Forfaiting Vs Export Factoring

Forfaiting is similar to cross border factoring to the extent both have common features of non-recourse and advance payment. But they differ in several important respects:

1) A forfaiter discounts the entire value of the note/bill. The implication is that forfaiting is hundred per cent financing arrangement of receivables finance. But the extent of advance receivables financing with a factoring arrangement is only partial ranging between 75–85 per cent. The balance is retained by the factor as a factor reserve which is paid after maturity.
2) The availing bank which provides an unconditional and irrevocable guarantee is a critical element in the forfeiting arrangement. The forfaiter’s decision to provide financing depends upon the financial standing of the availing bank. On the other hand, in a factoring deal, particularly non-recourse type, the export factor bases his credit decision on the credit standards of the exporter and participates in the credit extension and credit protection process.
3) Forfaiting is a pure financing arrangement while factoring also includes ledger administration, collection and so on.
4) Factoring is essentially a short term financing deal. Forfaiting finances notes/ bills arising out of deferred credit transaction spread over 3 -5 years.
5) A factor does not guard against exchange rate fluctuations; a forfeiter charges a premium for such risk.

Advantages and Evaluation:

Advantages: factoring, as a financial service, has several positive features from the point of view of the firm (client of the factor) some of these advantages are briefly discussed as follows:

Impact on the Balance sheet: The impact of factoring on the Balance sheet of the client and its implications are illustrated below:

Balance Sheet: Pre-Factoring Scenario (Rs Lakhs) (Table 1)

Current Liabilities Current assets

Bank borrowings: Inventory 100
Cash credit Receivables 80
Against inventory 70
Cash credit against Other current assets 20
Receivables 40 110
Other Current Liabilities (OCL) 40
Net working Capital (NWC) 50
Total current Total current assets 200
Liabilities + NWC 200

Current ratio = 1.33:1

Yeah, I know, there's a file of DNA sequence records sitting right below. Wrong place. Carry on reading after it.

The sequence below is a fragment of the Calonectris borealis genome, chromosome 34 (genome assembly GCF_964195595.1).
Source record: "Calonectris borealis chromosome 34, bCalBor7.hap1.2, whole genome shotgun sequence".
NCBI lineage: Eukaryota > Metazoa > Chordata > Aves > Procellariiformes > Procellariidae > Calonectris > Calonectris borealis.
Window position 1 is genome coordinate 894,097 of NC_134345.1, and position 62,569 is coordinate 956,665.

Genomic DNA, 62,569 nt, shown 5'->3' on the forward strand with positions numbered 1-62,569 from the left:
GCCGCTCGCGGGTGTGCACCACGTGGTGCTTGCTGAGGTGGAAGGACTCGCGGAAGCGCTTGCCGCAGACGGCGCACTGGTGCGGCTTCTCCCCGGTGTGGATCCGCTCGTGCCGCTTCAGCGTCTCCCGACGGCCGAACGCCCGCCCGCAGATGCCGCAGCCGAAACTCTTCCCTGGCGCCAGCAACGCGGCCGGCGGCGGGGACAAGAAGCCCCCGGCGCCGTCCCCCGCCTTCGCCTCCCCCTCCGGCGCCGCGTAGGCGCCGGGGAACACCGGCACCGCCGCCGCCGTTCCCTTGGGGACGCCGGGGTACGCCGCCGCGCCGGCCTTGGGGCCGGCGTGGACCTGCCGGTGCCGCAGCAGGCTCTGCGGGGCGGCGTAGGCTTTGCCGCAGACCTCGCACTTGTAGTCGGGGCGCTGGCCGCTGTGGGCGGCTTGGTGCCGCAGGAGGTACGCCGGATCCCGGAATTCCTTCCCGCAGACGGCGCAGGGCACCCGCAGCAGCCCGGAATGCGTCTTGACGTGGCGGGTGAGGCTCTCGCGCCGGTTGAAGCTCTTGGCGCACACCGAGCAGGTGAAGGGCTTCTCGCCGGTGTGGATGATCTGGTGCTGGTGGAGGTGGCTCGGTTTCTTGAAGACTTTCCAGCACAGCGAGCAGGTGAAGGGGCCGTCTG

The requirement of NWC is Rs 50 lakh (current assets minus current liabilities). As the borrower carries other current liabilities to the extent of Rs 40 lakh, he is eligible for a Maximum Permissible Bank Finance (MPBF) of Rs 110 lakh. This is bifurcated into cash credit limits of Rs 70 lakh against inventory and Rs 40 lakh against receivable, taking into account the stipulated margins for inventory and receivables and also the proportion of individual levels of inventory of Rs 100 lakh and receivables of Rs 80 lakh.

On the basis of the above configuration, the borrower is eligible for working capital limits aggregating Rs 110 lakh under the second method of lending as recommended by the Tandon Committee.

Assume the borrower decides to factor his debts. The factoring transaction is as follows: Receivables aggregating Rs 80 lakh are purchased by a factor who makes prepayment of 80 per cent i.e. Rs 64 lakh. He retains Rs 16 lakh (factor reserve) which will be repaid on payment by the customer.

Balance Sheet Post Factoring Scenario (Rs lakhs) (Table 2)

Current Liabilities Current assets

Bank borrowings: Inventory 100
Cash credit Due from factor 16
Against inventory 70
Cash credit against Other current assets 20
Receivables 70
Other current liabilities 16

Net working Capital (NWC) 50

Total current assets 136

Liabilities + NWC 136

Current ratio = 1.58 : 1

The impact of factoring on the balance sheet as revealed by above Tables 1 & 2 is three fold.